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As Kings County businesses continue to get hit with Americans with Disabilities Act (ADA) lawsuits, there are a few things businesses can do to protect themselves.

About 17 area businesses have had ADA lawsuits filed against them this year, mostly in Hanford. The most recent case was filed last month against Best Buy Market in Lemoore.

David Horn, a Fresno-based civil engineer and Certified Access Specialist (CASp), said about 1,500 ADA lawsuits have been filed in California this year. Horn has presented at ADA compliance workshops in Hanford, Lemoore and, just last week, in Avenal.

Horn said businesses can significantly reduce their risk of being sued for ADA violations by doing a little homework and addressing as many accessibility issues as they can. Those may include parking lots, restrooms, doors, routes in and out of the business and clear pathways inside the business.

“Most of these are not cost prohibitive,” Horn said. “They’re just complicated.”

Horn said ADA requirements prompt businesses to remove barriers that would preclude disabled people from having equal access. The law focuses on removing barriers that are “readily achievable.” That means business owners should correct small issues and obtain estimates from a contractor or an architect for large issues.

A CASp inspection offers business owners a confidential report about all of the issues they must address, as well as a barrier removal plan.

“Someone could still sue you, but your lawyer now has paperwork to show you did your homework,” Horn said.

Horn is also the cofounder of ADAHelper.com, a website designed to connect businesses with resources related to ADA compliance. The website includes a list of the top 10 ADA lawsuit “triggers.”

Based on his research of scores of lawsuits filed in the U.S. Eastern District Court of California, Horn said, the most common trigger is restroom accessories like toilet paper, soap and paper towel dispensers being placed too high off the ground.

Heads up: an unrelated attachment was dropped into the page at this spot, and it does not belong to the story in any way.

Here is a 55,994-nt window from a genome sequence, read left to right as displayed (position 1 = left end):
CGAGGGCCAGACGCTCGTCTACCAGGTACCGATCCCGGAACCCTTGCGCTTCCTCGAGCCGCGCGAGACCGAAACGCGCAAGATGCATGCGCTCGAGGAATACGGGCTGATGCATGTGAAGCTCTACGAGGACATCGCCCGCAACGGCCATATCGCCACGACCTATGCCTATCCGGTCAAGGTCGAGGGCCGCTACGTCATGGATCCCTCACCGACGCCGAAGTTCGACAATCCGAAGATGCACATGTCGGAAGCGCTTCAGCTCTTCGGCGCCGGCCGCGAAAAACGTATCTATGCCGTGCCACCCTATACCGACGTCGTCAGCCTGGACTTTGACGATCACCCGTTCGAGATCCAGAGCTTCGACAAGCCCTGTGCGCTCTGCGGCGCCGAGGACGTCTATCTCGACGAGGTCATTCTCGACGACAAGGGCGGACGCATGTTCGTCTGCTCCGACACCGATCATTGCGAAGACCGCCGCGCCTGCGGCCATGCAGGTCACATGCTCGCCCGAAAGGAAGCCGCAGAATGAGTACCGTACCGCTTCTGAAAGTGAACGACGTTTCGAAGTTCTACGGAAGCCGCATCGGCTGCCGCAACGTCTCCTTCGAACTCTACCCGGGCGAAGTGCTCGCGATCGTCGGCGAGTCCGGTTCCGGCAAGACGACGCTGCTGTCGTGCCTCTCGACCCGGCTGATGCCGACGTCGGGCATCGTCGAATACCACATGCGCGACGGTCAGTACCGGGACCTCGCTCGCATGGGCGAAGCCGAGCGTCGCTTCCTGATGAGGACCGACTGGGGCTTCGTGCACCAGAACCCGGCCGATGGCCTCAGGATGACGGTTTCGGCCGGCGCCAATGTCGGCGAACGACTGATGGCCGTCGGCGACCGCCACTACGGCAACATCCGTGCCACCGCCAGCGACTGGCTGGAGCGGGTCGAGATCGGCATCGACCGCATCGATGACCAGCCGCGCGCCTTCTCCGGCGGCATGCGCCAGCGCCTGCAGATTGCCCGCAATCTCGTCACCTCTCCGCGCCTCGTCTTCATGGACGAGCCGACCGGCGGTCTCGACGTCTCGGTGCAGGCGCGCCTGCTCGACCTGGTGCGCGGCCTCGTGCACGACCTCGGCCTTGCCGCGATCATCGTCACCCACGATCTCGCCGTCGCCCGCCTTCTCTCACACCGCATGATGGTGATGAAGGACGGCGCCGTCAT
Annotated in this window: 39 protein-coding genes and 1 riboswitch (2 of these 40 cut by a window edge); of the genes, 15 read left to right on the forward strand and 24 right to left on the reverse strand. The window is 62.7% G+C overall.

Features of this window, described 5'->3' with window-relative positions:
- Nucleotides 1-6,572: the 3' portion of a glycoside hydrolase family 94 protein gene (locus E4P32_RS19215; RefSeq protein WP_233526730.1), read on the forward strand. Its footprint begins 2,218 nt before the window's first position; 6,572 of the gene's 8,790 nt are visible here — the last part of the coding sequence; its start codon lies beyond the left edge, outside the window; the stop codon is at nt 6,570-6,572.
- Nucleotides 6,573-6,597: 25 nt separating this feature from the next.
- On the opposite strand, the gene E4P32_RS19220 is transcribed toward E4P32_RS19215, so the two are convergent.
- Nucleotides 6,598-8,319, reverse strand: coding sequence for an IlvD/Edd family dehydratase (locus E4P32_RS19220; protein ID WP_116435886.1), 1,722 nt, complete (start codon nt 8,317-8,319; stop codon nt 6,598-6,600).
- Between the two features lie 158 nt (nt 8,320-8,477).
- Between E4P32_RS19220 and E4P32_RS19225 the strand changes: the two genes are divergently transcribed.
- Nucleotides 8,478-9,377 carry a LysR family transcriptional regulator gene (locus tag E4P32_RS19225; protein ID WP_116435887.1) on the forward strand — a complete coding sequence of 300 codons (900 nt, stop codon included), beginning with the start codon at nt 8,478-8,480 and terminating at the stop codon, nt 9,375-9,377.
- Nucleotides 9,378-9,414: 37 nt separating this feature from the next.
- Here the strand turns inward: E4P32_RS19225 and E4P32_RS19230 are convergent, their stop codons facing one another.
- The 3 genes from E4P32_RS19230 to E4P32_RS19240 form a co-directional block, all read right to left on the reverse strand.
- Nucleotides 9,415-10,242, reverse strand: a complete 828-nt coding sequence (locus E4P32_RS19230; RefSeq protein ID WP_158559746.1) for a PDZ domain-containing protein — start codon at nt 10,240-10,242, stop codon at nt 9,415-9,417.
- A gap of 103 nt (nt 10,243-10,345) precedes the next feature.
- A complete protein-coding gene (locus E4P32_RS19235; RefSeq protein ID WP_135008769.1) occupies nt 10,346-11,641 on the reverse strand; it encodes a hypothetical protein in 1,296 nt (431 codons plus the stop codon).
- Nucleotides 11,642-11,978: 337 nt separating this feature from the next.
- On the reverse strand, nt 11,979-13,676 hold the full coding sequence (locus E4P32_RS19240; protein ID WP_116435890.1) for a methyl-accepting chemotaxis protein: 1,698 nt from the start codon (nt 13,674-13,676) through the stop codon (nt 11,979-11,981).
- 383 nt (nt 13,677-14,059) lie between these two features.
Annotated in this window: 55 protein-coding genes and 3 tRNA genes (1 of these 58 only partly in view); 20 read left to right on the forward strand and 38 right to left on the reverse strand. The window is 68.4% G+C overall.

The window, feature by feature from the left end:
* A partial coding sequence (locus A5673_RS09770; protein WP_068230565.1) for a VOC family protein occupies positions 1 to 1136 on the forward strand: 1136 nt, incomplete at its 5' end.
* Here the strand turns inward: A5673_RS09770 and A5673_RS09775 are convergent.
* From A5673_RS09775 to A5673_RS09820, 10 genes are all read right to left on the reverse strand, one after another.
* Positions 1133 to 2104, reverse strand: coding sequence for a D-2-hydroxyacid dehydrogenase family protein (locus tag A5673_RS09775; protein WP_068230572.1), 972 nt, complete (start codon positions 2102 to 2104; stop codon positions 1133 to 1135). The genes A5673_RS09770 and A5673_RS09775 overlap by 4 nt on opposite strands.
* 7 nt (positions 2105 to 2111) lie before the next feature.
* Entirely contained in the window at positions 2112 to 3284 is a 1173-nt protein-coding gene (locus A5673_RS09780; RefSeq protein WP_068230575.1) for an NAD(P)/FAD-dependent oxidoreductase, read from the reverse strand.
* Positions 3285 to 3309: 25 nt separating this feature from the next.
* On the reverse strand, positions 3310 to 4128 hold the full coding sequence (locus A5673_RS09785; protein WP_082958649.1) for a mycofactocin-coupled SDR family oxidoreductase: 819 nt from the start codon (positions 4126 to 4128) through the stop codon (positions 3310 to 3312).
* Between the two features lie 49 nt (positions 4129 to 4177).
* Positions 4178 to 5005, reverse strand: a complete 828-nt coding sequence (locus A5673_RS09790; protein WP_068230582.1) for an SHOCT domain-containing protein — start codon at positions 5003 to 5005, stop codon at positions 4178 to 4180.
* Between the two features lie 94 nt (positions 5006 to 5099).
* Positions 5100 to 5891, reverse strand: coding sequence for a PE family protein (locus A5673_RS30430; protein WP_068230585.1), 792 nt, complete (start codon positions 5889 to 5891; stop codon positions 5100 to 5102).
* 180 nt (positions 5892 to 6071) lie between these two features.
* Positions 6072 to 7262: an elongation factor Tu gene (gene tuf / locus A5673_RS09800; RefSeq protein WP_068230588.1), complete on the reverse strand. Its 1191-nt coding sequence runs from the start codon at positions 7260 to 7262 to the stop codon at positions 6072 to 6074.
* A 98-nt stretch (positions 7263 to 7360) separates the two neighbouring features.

“The key is you can’t put those more than 40 inches above the ground,” Horn said.

All of the 13 Hanford lawsuits included issues with restroom accessories. Many of them lacked grab bars, while others had door handles or sinks with handles that were difficult for the plaintiff to manage.

The most recent ADA lawsuit filed in Kings County against Best Buy Market in Lemoore focused exclusively on parking lot violations.

According to the Oct. 12 complaint, Kings County resident Rachel Lobato encountered the issues during an April 5 visit to the grocery store. Lobato, who reportedly depends on a cane, walker or wheelchair for mobility, located an accessible space “after some difficulty.”

The space lacked proper signage. From there, Lobato claims, she feared for her safety while negotiating the curb ramp.

Horn said there are numerous small violations that can present themselves in a parking lot. The Americans with Disabilities Act includes specific requirements for properly painting and labeling accessible parking.

The majority of the ADA lawsuits filed in Hanford have claimed the plaintiff couldn’t locate accessible parking or had difficulty finding it.

“If you don’t have the right stripes next to the stall, it’s not an ‘accessible’ stall,” Horn said.

Accessible stalls also must have signs posted 60 or 80 inches above the ground, depending where it’s posted. One out of every six ADA stalls must be van accessible.

Another common pitfall, Horn said, is a lack of accessible routes to the main entrance. Horn said this is one of the most common areas that implicate both the business owner and the landlord.

“That doesn’t take them out of a lawsuit,” Horn said of landlords. “They’re both equally responsible.”

Curb ramps leading up to a business can create similar problems. Horn said curb ramps that are too steep or jut out into the parking lot can be scary for someone in a wheelchair, who may have trouble going up and down a ramp.

Doors are another common issue. Entrances, restrooms and other doors accessible to customers must be ADA accessible. Round door knobs require a twisting motion to open. Seven of the Hanford lawsuits mentioned doors that were allegedly noncompliant.

“The rule of thumb is that if you can’t open your door with your fist, it’s wrong,” Horn said.

Even if a business owner starts making ADA improvements today, Horn said, it can take a year or more to complete some of the larger projects.

The first thing Horn recommends is for business owners address ADA signage for parking, restrooms and other applicable areas. Proper signs may deter lawsuits until all of the improvements have been completed.

“Get your signs done first,” Horn said. “You don’t stop there, you just start there.”

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The reporter can be reached at 583-2458 or meiman@HanfordSentinel.com. Follow him on Twitter @MikeE_HS.

 

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